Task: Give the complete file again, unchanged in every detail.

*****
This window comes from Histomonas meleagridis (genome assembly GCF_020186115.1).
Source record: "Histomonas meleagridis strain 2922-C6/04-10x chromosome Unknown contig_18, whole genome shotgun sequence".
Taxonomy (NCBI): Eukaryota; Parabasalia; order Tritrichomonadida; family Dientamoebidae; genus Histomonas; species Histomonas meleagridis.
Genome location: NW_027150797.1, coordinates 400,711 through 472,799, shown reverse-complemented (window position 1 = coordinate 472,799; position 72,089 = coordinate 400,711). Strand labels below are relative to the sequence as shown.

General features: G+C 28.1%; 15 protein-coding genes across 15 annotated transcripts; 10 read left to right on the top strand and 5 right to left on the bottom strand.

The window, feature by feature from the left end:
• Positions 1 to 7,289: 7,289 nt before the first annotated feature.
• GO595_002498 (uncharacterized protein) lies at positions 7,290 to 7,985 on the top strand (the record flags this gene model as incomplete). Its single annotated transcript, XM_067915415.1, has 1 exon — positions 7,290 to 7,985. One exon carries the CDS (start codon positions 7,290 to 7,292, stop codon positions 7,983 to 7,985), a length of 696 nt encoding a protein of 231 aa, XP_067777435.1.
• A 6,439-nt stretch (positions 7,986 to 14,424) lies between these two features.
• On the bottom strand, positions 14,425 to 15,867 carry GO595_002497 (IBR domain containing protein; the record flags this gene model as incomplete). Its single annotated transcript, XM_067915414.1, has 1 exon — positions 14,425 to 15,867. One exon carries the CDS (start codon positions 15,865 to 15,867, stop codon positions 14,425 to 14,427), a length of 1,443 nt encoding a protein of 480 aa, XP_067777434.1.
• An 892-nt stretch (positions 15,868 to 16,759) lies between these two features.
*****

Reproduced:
This window comes from Histomonas meleagridis (genome assembly GCF_020186115.1).
Source record: "Histomonas meleagridis strain 2922-C6/04-10x chromosome Unknown contig_18, whole genome shotgun sequence".
Taxonomy (NCBI): Eukaryota; Parabasalia; order Tritrichomonadida; family Dientamoebidae; genus Histomonas; species Histomonas meleagridis.
Genome location: NW_027150797.1, coordinates 400,711 through 472,799, shown reverse-complemented (window position 1 = coordinate 472,799; position 72,089 = coordinate 400,711). Strand labels below are relative to the sequence as shown.

General features: G+C 28.1%; 15 protein-coding genes across 15 annotated transcripts; 10 read left to right on the top strand and 5 right to left on the bottom strand.

The window, feature by feature from the left end:
• Positions 1 to 7,289: 7,289 nt before the first annotated feature.
• GO595_002498 (uncharacterized protein) lies at positions 7,290 to 7,985 on the top strand (the record flags this gene model as incomplete). Its single annotated transcript, XM_067915415.1, has 1 exon — positions 7,290 to 7,985. One exon carries the CDS (start codon positions 7,290 to 7,292, stop codon positions 7,983 to 7,985), a length of 696 nt encoding a protein of 231 aa, XP_067777435.1.
• A 6,439-nt stretch (positions 7,986 to 14,424) lies between these two features.
• On the bottom strand, positions 14,425 to 15,867 carry GO595_002497 (IBR domain containing protein; the record flags this gene model as incomplete). Its single annotated transcript, XM_067915414.1, has 1 exon — positions 14,425 to 15,867. One exon carries the CDS (start codon positions 15,865 to 15,867, stop codon positions 14,425 to 14,427), a length of 1,443 nt encoding a protein of 480 aa, XP_067777434.1.
• An 892-nt stretch (positions 15,868 to 16,759) lies between these two features.